Hawkish US Federal Reserve minutes sent markets into a delayed tailspin at the start of 2022 and subsequent, hot inflation readings leave investors with plenty to ponder this year.
On Wednesday, the US Bureau of Labor Statistics reported the US Consumer Price Index (CPI) grew 7% year-on-year for January, its fastest jump in four decades, while core CPI – which excludes food and energy – shot up 5.5%, a 31-year high.
Though a headline-grabbing figure, the main cause of investor discomfort is not the degree of hyperinflation but uncertainty over how long inflation above normal levels will last.
Having previously described the current regime as transitory, the Fed’s backtrack and suddenly aggressive stance on monetary tightening in December spooked the growth stocks that benefited most from its previous, accommodative approach.
Currently, the loose consensus view is the US central bank will hike rates three times this year, though some estimates predict it could opt for as many as five rates increases.
The Fed is in an unenviable position, having to strike a balance between overshooting and stifling the economic recovery with an aggressive approach – while inflation may prove to be more a function of supply chain difficulties – or undershooting, which would allow current price increases to become more entrenched.
Evidencing the divided inflationary outlook, 2022 projections from different financial markets participants are at odds with one-another. On the one hand, Morgan Stanley expects inflation to “peak then retreat” within the next year, while Refinitiv Lipper’s Bob Jenkins said inflation is not transitory and will remain above 3.5% over the next year. Adding further caution, Deutsche Bank’s Jim Reid said tightening monetary conditions could risk ending the current cycle and bring about a recession in 2023 or 2024.
The current scenario will be alien to many investors who are more than 10 years into a bull market facilitated by a backdrop of low rates. It will also be unfamiliar to most who are too young to remember the last time inflation readings like these were seen. Regardless, investors will have to decide how much they read into claims equity valuations are in bubble territory and whether they can hold their nerve as monetary policymakers slowly turn off the taps.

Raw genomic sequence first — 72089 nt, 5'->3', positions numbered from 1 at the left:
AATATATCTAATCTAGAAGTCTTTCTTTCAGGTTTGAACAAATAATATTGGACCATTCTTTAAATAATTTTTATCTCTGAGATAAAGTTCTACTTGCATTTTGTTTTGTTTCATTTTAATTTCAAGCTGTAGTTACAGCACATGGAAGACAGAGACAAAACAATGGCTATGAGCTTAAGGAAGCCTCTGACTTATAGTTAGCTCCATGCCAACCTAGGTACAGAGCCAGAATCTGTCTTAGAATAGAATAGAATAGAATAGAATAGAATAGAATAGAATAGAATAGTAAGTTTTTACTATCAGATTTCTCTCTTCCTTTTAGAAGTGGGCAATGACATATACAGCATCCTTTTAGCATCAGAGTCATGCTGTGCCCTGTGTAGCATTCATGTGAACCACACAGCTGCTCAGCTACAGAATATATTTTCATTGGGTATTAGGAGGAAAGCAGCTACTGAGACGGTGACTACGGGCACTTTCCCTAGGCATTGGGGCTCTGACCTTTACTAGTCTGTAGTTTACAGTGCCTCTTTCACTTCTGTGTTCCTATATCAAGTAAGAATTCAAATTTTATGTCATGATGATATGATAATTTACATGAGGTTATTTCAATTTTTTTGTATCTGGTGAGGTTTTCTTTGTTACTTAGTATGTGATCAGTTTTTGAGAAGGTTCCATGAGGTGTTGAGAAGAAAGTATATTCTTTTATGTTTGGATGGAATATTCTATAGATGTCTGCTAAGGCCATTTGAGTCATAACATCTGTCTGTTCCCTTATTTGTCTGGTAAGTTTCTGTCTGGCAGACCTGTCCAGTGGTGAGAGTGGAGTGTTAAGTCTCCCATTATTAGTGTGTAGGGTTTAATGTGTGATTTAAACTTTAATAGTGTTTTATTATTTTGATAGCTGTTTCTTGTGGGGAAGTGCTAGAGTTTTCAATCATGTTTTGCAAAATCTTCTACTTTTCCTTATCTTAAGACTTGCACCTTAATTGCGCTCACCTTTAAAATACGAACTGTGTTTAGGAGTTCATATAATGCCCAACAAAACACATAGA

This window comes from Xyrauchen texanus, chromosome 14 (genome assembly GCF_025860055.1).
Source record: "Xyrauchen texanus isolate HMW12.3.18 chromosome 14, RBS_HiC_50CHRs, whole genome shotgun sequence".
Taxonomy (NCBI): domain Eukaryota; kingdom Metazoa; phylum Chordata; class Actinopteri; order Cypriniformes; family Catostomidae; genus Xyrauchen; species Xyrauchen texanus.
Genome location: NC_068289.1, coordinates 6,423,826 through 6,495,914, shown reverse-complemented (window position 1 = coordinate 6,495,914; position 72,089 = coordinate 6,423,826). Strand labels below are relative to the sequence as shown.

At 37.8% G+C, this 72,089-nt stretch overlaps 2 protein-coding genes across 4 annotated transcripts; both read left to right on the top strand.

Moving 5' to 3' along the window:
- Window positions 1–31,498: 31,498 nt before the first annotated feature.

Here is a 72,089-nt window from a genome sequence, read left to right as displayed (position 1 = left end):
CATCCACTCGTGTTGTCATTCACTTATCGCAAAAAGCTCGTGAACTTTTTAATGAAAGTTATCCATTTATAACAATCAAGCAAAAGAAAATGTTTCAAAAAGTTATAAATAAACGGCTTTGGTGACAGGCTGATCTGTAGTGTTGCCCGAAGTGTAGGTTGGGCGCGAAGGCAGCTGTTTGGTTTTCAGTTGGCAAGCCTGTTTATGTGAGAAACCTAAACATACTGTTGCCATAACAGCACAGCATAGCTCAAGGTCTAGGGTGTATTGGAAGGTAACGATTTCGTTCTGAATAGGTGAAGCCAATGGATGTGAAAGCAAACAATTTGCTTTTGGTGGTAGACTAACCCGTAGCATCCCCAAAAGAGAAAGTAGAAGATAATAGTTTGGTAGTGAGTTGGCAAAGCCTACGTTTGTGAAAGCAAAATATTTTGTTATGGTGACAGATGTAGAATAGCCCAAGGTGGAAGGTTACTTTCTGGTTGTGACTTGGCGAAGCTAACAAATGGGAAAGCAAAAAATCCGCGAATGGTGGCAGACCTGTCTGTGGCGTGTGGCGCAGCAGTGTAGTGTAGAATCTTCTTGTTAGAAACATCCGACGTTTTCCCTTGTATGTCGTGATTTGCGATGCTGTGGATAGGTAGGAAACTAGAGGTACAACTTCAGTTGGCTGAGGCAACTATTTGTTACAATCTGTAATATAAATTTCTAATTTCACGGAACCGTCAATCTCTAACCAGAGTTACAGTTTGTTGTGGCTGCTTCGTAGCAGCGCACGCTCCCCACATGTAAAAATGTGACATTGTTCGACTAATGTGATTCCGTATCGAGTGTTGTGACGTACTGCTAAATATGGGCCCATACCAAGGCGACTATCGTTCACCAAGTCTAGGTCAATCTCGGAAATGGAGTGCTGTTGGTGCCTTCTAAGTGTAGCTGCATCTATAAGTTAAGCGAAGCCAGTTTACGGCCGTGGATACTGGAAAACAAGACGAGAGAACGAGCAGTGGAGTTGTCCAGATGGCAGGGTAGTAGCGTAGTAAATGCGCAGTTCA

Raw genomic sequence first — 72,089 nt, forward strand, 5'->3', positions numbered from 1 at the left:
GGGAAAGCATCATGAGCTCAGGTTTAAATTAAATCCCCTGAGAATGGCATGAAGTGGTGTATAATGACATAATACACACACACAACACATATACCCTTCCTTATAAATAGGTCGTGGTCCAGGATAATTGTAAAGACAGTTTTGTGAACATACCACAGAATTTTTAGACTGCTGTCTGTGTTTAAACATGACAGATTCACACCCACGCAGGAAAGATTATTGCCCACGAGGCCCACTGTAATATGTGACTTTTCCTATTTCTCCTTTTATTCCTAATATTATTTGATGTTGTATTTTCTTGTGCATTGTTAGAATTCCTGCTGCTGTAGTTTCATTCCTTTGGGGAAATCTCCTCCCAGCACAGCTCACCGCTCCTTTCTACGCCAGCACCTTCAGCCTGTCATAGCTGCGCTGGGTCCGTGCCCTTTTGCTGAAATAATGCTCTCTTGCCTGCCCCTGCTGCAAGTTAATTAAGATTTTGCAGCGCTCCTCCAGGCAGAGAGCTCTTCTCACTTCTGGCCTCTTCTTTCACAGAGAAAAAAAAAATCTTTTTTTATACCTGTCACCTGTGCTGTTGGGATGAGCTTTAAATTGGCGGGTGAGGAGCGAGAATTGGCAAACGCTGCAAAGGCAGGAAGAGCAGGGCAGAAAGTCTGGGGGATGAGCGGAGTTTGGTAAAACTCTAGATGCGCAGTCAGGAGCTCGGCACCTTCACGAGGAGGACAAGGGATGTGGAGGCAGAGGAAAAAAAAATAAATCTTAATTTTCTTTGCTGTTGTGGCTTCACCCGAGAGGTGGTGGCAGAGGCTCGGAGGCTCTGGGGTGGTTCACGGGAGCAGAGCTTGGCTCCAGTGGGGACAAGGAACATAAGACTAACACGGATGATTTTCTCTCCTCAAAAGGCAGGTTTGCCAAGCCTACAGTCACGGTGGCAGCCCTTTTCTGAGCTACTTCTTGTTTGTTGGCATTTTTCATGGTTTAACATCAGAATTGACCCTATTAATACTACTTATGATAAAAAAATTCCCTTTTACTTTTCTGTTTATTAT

FCA to draw line in the sand against indexing monopolies
In news closer to home for the European ETFs, the Financial Conduct Authority announced it will perform two market studies after its call for input from the industry revealed limited competition in wholesale data may be increasing costs for investors.
The initial study will launch over summer to review claims that complex benchmark contracts make it difficult for asset managers, banks and clearing houses to seek cheaper alternatives.
Before the end of the year, the regulator’s second study will look at whether high charges for accessing credit ratings data mean additional costs are being passed onto end investors and whether they create barriers to entry for new competitors.
At present, it would be hard to describe the European indexing landscape as competitive. Just three index providers – MSCI, FTSE Russell and SPDJI – laid claim to more than 80% of passive equity fund assets in H2 2021, according to data from Morningstar. Perhaps unpopular with some index providers, the FCA’s investigation will hopefully shed more light on a known issue within the ETF industry.
Broader is better when it comes to authorised participants
The academic highlight of the week was a paper titled Two APs Are Better Than One: ETF Mispricing and Primary Market Participation, by the London Business School.
The research found the number of authorised participants (APs) involved in the creation-redemption process was inversely correlated with the degree of mispricing in primary markets.
Mispricing is prevalent in US equities during periods of volatility as a smaller number of large APs – normally banks – are responsible for the bulk of transactions. In practice, this means the ETFs addressing the asset class do not benefit from diverse AP networks, which help mitigate the effects of shocks to AP-specific arbitrage costs, the paper said.
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